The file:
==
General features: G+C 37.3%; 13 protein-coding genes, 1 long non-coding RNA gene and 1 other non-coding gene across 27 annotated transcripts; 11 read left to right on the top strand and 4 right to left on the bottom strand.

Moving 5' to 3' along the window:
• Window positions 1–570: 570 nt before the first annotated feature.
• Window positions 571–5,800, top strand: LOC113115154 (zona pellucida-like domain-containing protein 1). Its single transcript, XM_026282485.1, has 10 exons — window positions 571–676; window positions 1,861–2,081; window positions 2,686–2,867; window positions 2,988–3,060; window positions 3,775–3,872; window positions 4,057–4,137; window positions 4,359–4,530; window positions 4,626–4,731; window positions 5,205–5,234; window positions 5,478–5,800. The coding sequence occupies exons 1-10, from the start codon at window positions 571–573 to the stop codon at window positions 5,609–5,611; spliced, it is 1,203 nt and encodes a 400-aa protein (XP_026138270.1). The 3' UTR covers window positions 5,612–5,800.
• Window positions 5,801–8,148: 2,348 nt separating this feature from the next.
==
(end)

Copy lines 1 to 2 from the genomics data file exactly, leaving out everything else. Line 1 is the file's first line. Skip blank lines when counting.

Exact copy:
General features: G+C 37.3%; 13 protein-coding genes, 1 long non-coding RNA gene and 1 other non-coding gene across 27 annotated transcripts; 11 read left to right on the top strand and 4 right to left on the bottom strand.

Moving 5' to 3' along the window: